I am currently trying to find a way to visualize a graph which has 10'000 nodes, and about 20'000 edges. I was trying this javascript library, but quickly realised that this is too computationally intensive. What are some viable options to visualize a graph with about 10'000 nodes, and up to 100'000 edges?

If there is no library that allows the computational effort, what are some techniques which will still allow me to gain valuable insight / or represent the graph without changing too much on it's structure?

  • $\begingroup$ Are you looking for a javascript library, or not limited to any specific programming language? $\endgroup$
    – user12075
    Sep 10, 2018 at 0:03
  • $\begingroup$ Have you considered filtering out nodes that have few edges? $\endgroup$
    – mapto
    Sep 10, 2018 at 8:23
  • $\begingroup$ @user12075 any language is fine, but javascript would be nice to have; $\endgroup$
    – DaveTheAl
    Sep 10, 2018 at 10:08
  • $\begingroup$ @mapto I did that; I can define how many edges I want, but a graph of 10'000 nodes, and 10'000 edges is not very informative / loses a lot of information. $\endgroup$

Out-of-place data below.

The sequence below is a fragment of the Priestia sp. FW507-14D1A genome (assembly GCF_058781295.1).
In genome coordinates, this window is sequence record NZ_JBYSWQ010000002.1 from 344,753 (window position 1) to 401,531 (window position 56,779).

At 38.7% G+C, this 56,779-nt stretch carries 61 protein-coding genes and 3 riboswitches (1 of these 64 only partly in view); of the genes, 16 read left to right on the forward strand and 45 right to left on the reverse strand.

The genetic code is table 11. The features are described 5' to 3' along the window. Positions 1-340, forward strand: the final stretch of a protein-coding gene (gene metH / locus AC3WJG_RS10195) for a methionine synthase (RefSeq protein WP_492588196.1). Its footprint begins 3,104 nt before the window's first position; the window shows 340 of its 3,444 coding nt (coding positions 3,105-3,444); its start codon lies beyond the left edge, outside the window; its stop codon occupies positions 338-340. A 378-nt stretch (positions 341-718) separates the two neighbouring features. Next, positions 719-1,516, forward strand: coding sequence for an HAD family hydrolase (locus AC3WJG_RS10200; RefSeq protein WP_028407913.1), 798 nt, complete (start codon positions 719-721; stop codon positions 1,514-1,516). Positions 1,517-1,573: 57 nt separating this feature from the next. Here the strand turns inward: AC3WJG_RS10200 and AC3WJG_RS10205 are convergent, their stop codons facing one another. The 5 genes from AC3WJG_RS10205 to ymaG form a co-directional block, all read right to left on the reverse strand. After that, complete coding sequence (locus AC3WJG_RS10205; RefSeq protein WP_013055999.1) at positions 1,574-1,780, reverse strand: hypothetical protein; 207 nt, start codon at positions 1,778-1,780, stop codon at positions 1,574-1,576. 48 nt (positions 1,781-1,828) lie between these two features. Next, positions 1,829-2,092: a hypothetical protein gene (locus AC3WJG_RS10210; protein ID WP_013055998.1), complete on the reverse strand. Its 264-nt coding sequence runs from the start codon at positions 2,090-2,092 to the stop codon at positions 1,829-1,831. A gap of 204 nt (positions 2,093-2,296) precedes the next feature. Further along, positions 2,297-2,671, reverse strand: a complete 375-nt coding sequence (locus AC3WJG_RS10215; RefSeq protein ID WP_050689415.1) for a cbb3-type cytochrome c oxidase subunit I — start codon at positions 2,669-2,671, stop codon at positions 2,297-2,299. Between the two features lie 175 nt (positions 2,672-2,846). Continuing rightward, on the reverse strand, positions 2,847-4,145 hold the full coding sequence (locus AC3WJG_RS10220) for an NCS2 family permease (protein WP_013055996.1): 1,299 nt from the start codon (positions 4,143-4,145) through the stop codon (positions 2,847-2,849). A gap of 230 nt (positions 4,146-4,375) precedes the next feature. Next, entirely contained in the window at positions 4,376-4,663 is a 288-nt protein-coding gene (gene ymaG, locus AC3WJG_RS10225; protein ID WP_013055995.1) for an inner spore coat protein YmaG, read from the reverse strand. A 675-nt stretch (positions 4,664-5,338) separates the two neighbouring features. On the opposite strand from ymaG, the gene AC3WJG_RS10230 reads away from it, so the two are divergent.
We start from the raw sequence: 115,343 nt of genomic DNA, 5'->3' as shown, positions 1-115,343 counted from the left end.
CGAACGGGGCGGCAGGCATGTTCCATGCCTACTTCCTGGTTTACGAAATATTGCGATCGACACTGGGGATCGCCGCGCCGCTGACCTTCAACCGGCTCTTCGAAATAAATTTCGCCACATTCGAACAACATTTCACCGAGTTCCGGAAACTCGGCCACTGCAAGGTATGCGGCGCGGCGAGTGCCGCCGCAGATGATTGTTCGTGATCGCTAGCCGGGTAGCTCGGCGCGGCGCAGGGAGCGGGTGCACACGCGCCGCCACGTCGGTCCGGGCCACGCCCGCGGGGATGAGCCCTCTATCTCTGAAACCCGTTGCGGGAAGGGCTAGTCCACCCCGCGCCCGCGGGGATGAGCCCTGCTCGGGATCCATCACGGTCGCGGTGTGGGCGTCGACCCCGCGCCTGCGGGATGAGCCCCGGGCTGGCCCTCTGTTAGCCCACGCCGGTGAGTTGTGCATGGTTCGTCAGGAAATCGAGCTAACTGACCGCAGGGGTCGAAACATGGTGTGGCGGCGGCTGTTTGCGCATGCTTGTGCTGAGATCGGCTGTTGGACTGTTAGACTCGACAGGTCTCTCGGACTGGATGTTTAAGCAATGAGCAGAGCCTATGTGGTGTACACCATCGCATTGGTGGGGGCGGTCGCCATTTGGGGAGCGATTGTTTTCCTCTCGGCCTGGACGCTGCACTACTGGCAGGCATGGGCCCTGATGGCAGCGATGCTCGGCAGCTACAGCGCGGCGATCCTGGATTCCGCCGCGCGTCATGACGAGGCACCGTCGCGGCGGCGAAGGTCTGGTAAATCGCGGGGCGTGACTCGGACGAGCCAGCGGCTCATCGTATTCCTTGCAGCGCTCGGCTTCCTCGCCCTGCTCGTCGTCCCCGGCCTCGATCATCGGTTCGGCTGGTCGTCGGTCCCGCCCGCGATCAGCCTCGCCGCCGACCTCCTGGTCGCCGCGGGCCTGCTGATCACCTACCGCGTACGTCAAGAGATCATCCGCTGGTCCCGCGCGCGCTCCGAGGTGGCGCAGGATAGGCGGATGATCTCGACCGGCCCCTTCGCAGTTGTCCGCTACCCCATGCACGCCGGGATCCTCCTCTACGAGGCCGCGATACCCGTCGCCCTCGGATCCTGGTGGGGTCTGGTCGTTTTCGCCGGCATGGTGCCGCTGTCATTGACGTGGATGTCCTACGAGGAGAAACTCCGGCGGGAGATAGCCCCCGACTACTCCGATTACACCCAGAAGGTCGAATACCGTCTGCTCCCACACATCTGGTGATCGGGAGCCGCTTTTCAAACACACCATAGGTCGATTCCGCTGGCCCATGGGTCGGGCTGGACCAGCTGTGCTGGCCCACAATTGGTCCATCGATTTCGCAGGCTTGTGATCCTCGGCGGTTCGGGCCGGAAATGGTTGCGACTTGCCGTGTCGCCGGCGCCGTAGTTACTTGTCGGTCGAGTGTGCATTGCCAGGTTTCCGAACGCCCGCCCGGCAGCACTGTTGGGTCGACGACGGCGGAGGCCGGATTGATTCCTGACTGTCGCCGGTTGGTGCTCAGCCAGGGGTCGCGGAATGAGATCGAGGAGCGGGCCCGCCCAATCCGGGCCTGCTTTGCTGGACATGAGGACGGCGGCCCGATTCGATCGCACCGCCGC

– DaveTheAl
    Sep 10, 2018 at 10:08

2 Answers 2


Gephi may be able to handle it. Graphistry definitely can but you may need to pay. Ultimately though, unless it fits some specific graph structures, most if not all major algorithms will produce an unintelligible mess.


A workaround:

In R, you can get the distribution of degrees with this command

table(igraph::degree(my_graph, mode = "all")) # also try "in" and "out" 

You might get this output:

   0     1    2     3     4     5 
8900 13510 6350  1130   250    20

So make, say, 6 plots, in this order: plot1 showing nodes with 5 or more edges, plot2 showing nodes with 4 edges, ..., plot6 showing with all nodes with no edges.

Using the result from the table() command above, this means in your plot1 there are 20 nodes, plot2 would contain 250 nodes...

Simply leave out those uninformative plots which would contain too many nodes.


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